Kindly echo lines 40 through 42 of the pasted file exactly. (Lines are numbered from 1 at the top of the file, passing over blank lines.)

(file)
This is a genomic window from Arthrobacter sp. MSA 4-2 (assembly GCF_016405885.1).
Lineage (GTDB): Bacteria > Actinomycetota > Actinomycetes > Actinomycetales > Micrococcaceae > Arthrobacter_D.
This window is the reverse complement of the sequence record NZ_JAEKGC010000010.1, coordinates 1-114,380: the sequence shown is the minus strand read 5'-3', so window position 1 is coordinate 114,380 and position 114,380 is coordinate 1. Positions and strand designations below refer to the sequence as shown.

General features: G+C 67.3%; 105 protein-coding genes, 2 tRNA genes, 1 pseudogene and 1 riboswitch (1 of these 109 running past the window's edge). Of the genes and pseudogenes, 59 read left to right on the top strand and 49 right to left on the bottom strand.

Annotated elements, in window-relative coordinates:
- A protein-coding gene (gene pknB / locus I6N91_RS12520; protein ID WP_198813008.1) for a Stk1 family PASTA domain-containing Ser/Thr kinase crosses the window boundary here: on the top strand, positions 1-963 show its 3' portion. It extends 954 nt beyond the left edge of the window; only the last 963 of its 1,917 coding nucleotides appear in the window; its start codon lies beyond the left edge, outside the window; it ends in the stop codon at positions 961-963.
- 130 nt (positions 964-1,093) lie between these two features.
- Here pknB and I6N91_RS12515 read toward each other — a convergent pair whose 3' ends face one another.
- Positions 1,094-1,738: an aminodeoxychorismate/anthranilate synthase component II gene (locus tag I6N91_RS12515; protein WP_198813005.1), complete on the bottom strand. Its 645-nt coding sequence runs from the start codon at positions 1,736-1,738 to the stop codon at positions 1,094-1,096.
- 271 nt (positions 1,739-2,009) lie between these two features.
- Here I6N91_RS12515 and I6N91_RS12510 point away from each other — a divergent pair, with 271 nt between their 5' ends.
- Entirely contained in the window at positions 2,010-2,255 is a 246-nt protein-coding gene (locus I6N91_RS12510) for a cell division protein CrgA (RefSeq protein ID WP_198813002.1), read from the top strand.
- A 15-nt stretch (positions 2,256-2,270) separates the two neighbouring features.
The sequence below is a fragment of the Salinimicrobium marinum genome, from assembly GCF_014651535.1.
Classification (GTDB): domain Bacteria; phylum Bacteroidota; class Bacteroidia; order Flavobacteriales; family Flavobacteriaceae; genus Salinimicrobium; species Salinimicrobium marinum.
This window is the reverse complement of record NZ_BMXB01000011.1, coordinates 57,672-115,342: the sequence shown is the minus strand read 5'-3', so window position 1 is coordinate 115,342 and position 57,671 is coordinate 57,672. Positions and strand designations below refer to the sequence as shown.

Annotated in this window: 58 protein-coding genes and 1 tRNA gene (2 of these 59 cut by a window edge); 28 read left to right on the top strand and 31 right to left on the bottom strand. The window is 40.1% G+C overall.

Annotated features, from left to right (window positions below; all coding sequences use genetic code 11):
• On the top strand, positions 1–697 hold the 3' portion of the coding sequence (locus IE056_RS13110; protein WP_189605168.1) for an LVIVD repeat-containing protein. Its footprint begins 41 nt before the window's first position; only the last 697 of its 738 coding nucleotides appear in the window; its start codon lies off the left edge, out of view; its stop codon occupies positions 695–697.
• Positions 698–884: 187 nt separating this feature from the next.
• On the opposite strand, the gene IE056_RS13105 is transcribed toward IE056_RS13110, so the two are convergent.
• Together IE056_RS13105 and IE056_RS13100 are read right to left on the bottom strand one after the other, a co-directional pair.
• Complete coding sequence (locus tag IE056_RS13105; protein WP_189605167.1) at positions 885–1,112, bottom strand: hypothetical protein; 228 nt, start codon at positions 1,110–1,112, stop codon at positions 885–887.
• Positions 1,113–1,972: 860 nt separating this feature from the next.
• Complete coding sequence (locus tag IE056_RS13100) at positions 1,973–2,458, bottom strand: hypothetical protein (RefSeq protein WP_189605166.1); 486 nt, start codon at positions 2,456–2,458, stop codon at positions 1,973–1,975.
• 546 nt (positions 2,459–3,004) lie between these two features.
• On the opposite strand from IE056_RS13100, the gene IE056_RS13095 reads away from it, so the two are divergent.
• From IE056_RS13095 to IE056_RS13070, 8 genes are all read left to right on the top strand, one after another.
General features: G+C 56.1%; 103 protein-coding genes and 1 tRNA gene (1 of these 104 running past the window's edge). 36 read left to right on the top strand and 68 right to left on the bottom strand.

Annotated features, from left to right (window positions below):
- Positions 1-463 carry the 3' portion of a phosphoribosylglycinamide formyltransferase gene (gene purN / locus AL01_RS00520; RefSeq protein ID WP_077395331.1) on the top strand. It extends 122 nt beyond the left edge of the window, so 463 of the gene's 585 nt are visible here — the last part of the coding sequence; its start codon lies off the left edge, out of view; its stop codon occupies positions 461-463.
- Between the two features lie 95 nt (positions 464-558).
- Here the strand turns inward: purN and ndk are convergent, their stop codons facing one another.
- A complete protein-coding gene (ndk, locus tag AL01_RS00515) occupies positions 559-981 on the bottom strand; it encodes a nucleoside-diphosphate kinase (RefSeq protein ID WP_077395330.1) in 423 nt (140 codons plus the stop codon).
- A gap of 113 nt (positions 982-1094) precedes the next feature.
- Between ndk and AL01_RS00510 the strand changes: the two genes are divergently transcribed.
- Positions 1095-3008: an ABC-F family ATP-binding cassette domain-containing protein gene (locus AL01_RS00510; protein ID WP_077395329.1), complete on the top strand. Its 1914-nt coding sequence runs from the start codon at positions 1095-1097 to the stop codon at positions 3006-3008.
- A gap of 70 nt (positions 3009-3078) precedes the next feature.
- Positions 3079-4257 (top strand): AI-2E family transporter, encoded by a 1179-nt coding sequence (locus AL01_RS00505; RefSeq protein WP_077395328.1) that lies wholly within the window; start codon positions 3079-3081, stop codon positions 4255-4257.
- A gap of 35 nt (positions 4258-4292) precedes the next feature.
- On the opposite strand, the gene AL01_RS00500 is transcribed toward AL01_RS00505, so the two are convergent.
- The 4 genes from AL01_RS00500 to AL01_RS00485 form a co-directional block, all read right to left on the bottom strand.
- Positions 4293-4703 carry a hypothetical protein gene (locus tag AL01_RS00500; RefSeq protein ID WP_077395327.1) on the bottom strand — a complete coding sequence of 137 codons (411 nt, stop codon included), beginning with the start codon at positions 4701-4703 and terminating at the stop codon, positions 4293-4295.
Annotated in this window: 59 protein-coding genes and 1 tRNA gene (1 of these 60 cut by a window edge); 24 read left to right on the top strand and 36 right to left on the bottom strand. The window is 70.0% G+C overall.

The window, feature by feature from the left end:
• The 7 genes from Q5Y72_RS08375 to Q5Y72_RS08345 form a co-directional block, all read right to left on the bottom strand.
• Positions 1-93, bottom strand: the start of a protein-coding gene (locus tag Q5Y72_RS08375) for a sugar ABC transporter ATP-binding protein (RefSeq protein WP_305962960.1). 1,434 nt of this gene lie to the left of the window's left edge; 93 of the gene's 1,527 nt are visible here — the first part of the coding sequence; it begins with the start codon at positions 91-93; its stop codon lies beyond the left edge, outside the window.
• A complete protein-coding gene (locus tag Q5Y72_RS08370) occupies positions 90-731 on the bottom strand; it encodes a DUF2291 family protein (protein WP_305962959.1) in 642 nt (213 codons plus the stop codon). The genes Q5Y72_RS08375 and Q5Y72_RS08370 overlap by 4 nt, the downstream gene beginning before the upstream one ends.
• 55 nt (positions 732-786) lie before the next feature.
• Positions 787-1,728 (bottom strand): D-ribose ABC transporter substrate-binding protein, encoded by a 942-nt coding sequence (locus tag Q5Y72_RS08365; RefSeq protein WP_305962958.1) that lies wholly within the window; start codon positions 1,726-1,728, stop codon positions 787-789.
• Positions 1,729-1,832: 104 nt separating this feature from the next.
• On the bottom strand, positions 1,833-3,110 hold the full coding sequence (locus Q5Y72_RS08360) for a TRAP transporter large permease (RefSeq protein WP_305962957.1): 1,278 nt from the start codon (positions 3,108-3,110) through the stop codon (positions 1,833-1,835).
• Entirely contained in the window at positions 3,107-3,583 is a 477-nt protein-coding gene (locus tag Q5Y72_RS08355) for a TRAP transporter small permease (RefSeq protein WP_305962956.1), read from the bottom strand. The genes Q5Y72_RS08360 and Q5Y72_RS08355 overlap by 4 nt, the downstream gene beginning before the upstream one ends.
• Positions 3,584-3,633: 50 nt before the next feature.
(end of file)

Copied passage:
- A gap of 35 nt (positions 4258-4292) precedes the next feature.
- On the opposite strand, the gene AL01_RS00500 is transcribed toward AL01_RS00505, so the two are convergent.
- The 4 genes from AL01_RS00500 to AL01_RS00485 form a co-directional block, all read right to left on the bottom strand.